Do the essays in Toward a History of Kavya Literature capture changes, innovations and turning points in the praxis of this literary genre? The reader will find that, in the end, this volume is a bunch of independent literary analyses of select pieces of poetry or prose, or of their prodigious authors, and of what was the one main theme or technique they each cultivated par excellence, at least in the estimation of the analysing scholar. Thus, David Shulman talks about Kalidasa’s Raghuvamsa as “a vast essay on time”, while Gary Tubb details the foregrounding of the heroine in Kumarasambhava by the same poet. Peter Khoroche interprets the special use of slesha (pun) in Bharavi’s Kiratarjuniya, while Tubb does so for the yamaka (rhyme) in Magha’s Sisupalavadha and Yigal Bronner for samasa-sandhi (conjunctive compounds) in Subandhu’s Vasavadatta. Shulman and Herman Tiecken both dissect Bana’s Kadambari for the (same) poetic devices that engender the pragalbhya (boldness) attributed to this famed poet. Similarly, there are studies of the works of Murari, Bhavabhuti, Abhinanda, Shriharsha, Rajashekhara, Bilhana (a most interesting one on his political ambivalence written by Bronner), and so on. Practically each of these interpretations is masterly and engaging and shows one the way to creatively reread these traditional poets and thereby, indeed, revise the common understanding of them as merely veterans of stock convention.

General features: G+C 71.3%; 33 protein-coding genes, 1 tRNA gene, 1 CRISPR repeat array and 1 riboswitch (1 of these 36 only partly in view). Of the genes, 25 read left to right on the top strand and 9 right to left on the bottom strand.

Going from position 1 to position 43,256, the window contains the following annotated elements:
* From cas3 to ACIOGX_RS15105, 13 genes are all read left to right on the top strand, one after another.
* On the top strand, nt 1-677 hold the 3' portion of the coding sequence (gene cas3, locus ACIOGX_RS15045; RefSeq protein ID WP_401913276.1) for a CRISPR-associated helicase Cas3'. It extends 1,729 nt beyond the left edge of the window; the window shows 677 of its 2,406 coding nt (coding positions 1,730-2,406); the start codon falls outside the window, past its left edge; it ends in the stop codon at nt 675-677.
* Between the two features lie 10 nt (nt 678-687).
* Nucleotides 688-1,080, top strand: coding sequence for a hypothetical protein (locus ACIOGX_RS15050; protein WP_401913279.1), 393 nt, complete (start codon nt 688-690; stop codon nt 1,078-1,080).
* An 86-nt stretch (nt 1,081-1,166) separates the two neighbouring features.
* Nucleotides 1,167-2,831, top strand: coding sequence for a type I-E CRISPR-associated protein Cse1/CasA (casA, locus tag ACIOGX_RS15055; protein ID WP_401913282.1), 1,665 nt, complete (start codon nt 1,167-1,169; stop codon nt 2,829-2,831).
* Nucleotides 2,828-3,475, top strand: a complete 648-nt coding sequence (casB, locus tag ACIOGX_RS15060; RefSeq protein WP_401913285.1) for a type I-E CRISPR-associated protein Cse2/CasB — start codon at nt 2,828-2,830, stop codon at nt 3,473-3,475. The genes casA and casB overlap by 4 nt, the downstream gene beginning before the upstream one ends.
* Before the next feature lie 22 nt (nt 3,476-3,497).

Confusion

However, it is when the volume attempts to show these works, which are, incidentally, already long celebrated by traditional scholarship, as executing some kind of radical turning point in the history of kavya that concerns arise. The reader, for instance, is confused as to why the use of the rhyme or pun or compound should be regarded as an innovation when it is in fact enumerated by some of the earliest works on poetics, such as Bhamaha’s Kavyalankara or Dandin’s Kavyadarsha, as lying very much within the ambit of what kavya is supposed to do. Rather than innovation, such use may arguably be regarded instead as the intensified cultivation of prescribed poetic devices by different kavis over time. Now, if phases of kavya composition based on the variegated currency of poetic techniques in vogue were what this volume was trying to delineate, it would be a perfectly valid approach to writing a history of kavya, though not an original one. But that is not quite what this volume sees itself as doing.